|This diagram shows the possible positions of the asteroid as red dots (the uncertainty region) at the time the potential Earth impacts begin. The red dots align roughly along the heliocentric orbit of the asteroid, but relative to the Earth the red region moves in the direction indicated by the blue line. The blue line traces only the central point of the red region. Tick marks on the blue line are shown at one-hour intervals. Since the impact probability is 43%, that fraction of the red region will impact the Earth; the rest of the red points will pass safely by the Earth.|
|This diagram (not included in the press release) shows the motion of asteroid 2015 PDC relative to the Earth in a rotating reference frame. Both the Earth and the Earth-Sun direction are fixed in this diagram, and the position of the asteroid is plotted as a function of time, from discovery through the potential impact. Tick marks denote the beginning of the noted years. Observations of the asteroid are only possible when it is relatively close to the Earth, but the maximum distance at which the asteroid can be detected varies with angle away from the Earth-Sun line.|
|This pair of images shows the updated risk corridor, traced by the red dots. The corridor is somewhat narrower than several months ago, but it still extends from the eastern Pacific Ocean, South Pacific, Philippines, South China Sea, Southeast Asia, Myanmar, Bangladesh, India, Pakistan, Afghanistan, Iran, and Turkey. In the event that the asteroid will impact the Earth, it will impact somewhere within the region traced by the red dots.|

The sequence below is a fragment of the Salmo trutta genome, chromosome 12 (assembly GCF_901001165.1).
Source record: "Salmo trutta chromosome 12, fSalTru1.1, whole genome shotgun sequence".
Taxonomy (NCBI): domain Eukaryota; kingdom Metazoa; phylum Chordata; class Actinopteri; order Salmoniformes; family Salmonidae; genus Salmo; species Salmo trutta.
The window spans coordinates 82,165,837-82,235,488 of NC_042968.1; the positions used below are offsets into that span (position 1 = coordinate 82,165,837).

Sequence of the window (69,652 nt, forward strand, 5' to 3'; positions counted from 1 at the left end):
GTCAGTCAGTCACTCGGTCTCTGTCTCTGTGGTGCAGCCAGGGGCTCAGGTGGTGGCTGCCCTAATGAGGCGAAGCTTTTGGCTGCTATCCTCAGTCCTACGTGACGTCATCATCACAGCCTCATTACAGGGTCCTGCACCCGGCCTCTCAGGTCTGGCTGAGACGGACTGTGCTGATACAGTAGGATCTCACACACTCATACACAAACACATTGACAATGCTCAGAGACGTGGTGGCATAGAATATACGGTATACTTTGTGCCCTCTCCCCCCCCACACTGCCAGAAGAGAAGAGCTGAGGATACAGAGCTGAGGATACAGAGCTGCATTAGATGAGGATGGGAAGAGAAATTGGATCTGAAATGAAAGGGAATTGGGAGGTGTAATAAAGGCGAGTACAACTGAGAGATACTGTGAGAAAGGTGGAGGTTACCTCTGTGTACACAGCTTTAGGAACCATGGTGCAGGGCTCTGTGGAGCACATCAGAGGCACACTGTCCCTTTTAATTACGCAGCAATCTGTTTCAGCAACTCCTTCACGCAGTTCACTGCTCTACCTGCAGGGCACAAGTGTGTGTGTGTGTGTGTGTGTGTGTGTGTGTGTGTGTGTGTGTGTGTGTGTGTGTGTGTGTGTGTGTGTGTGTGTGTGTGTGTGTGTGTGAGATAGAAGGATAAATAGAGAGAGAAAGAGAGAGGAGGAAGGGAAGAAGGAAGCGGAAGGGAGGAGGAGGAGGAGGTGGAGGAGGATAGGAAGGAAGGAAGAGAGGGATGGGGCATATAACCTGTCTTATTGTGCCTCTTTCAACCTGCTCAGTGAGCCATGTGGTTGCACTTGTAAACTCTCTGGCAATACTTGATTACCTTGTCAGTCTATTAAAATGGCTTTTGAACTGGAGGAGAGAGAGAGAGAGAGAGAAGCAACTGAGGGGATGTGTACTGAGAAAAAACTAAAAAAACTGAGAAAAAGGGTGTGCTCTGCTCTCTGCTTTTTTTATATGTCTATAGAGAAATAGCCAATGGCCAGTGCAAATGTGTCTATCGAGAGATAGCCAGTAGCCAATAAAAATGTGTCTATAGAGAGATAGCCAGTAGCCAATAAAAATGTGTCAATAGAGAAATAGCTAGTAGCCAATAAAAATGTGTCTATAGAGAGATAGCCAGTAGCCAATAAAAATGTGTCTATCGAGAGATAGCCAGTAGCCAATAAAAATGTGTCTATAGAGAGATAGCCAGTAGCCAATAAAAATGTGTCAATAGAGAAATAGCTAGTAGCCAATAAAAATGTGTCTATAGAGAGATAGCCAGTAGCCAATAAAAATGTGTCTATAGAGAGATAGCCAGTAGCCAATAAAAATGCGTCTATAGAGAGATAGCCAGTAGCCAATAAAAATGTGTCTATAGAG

Asteroid 2015 PDC has been tracked continuously since the last press release in June 2015. It has faded somewhat, but hovered roughly at magnitude 22.5 through most of the second half of 2015.
It faded to magnitude 23.5 and 24 in December, requiring 2-meter aperture telescopes for tracking. It faded further, to magnitude 25 in January, and 25.5 in February, requiring 4-meter and larger apertures. Finally, 8-meter aperture telescopes were required in late February and March, when the asteroid was very distant. Because of its orbit, the asteroid spends a lot of time at large distances from the Sun and Earth (much of the time, over 2 AU).
As the tracking observations accumulated, the impact probability rose steadily. In mid-June 2015, the probability was about 1%, in mid-July it was 3%, in mid-August, 10%, mid-September, 20%, mid-October, 30%, mid-November, 33%, mid-December, 34%, mid January 2016, 35%.
No further observations are possible until late 2016 because the asteroid will be too distant until then.